“Whether in ancient Greece or in modern times, heroes help define and shape the values and goals of a society,” said Frist Center Executive Director Susan H. Edwards, Ph.D. “With this exhibition, we are able to explore the roles heroes have played in creating society’s norms and influencing behavior. This exhibition allows us to go back to the seminal notion of hero to help understand how our current heroes relate to heroes in ancient times. In antiquity, for example, heroes were celebrated with offerings, rituals and monuments. Today, our own contemporary heroes are acknowledged and many times created by the mass media, a kind of latter-day monument.

“There is wonderful interactivity with this exhibition and the programs planned over the course of this exhibition will invite people to examine and discuss our own heroes, from superhuman to the everyday,” she concluded.

Exhibition Overview
Heroes is divided into three sections. The first, Mythological Heroes, presents the lifecycles of four major heroes: Achilles, Herakles, Odysseus and Helen. Each had distinctive characteristics and unique tales. Greek artists humanized these figures through depictions of their parentage, birth, education, marriages, exploits and deaths. Their triumphs and setbacks are shown, revealing both their glory and their vulnerabilities. The four epic heroes do not share a common mold and illustrate how different the qualities of a hero could be.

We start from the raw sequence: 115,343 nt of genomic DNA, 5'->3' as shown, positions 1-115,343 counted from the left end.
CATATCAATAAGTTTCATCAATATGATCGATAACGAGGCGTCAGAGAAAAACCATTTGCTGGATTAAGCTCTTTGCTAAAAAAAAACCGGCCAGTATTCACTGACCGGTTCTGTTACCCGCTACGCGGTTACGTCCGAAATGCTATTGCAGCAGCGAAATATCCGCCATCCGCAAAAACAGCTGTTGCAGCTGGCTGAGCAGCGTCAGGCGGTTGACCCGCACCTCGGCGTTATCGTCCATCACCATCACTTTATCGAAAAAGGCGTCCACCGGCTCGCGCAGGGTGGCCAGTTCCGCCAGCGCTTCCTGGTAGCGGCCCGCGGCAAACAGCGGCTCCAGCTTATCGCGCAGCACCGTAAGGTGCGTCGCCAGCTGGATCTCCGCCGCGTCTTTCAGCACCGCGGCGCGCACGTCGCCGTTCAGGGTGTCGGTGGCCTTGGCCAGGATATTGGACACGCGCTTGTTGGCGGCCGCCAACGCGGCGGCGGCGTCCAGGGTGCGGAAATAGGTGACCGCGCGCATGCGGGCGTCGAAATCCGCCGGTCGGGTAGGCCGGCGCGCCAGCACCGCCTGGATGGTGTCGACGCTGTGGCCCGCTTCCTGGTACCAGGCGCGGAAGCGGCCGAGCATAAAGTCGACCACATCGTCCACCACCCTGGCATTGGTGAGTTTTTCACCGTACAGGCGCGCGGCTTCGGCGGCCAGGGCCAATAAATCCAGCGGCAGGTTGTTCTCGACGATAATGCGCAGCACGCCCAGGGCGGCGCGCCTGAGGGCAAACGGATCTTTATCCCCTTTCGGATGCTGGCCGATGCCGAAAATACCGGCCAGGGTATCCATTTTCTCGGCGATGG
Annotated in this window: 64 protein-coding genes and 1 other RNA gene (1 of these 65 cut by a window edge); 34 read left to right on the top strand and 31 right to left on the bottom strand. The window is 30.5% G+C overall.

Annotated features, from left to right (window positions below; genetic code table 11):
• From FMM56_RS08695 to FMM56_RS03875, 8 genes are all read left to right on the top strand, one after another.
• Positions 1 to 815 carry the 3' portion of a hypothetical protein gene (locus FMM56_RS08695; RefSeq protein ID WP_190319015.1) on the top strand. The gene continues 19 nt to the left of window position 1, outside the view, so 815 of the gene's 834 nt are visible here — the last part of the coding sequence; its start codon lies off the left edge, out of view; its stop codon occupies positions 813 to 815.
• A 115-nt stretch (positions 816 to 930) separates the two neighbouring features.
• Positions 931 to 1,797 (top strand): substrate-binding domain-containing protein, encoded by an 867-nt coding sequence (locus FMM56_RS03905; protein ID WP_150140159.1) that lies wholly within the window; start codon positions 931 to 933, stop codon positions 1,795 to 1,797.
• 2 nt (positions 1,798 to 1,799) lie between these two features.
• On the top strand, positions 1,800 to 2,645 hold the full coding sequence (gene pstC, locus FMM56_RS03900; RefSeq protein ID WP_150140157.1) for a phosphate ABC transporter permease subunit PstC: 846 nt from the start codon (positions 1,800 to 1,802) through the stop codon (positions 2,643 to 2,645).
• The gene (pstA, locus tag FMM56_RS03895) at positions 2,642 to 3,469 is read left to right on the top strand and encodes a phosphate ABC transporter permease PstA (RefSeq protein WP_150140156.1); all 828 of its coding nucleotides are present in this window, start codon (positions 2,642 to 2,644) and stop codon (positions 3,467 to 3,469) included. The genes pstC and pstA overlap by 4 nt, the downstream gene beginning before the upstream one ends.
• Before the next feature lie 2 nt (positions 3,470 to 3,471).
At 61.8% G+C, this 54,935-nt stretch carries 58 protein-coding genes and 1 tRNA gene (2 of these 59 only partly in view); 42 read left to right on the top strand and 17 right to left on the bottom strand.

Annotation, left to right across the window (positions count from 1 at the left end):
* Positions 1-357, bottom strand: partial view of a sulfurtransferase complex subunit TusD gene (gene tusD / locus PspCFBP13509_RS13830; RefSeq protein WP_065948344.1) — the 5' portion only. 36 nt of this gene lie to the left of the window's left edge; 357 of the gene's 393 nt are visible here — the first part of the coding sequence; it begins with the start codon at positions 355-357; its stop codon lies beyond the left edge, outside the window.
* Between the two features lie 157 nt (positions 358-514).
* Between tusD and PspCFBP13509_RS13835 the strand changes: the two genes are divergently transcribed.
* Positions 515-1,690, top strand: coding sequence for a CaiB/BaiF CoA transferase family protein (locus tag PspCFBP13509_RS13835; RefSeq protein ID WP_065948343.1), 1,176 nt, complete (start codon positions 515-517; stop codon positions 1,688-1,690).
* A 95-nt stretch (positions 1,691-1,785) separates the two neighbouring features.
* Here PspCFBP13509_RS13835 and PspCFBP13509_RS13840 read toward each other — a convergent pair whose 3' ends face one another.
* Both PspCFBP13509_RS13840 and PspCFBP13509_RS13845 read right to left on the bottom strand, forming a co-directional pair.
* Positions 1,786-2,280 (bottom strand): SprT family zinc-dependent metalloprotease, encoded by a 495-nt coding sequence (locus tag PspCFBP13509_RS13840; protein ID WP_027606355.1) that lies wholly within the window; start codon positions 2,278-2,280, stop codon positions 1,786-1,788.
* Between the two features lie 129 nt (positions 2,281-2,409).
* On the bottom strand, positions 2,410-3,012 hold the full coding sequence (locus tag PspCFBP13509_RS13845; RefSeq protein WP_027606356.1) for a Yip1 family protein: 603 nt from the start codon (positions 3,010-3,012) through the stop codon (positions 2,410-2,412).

The second section, Worship of Heroes, explores the worship of heroes as practiced in communities throughout ancient Greece. After their deaths, heroes were thought to live on with powers they could use for good or evil. Thus, they needed to be venerated in order to be appeased. Hero worship was highly ritualized, and many of the images in this section provide visual illustration of how heroes were honored through the offerings left and the banquets that were held.

Here, a site of hero worship will be reproduced using special installations. A large-scale photo mural of Messene will allow visitors to experience the sites and monuments where devotees placed offerings and said prayers in honor of a hero or heroine, enlisting their support or expressing gratitude for help received.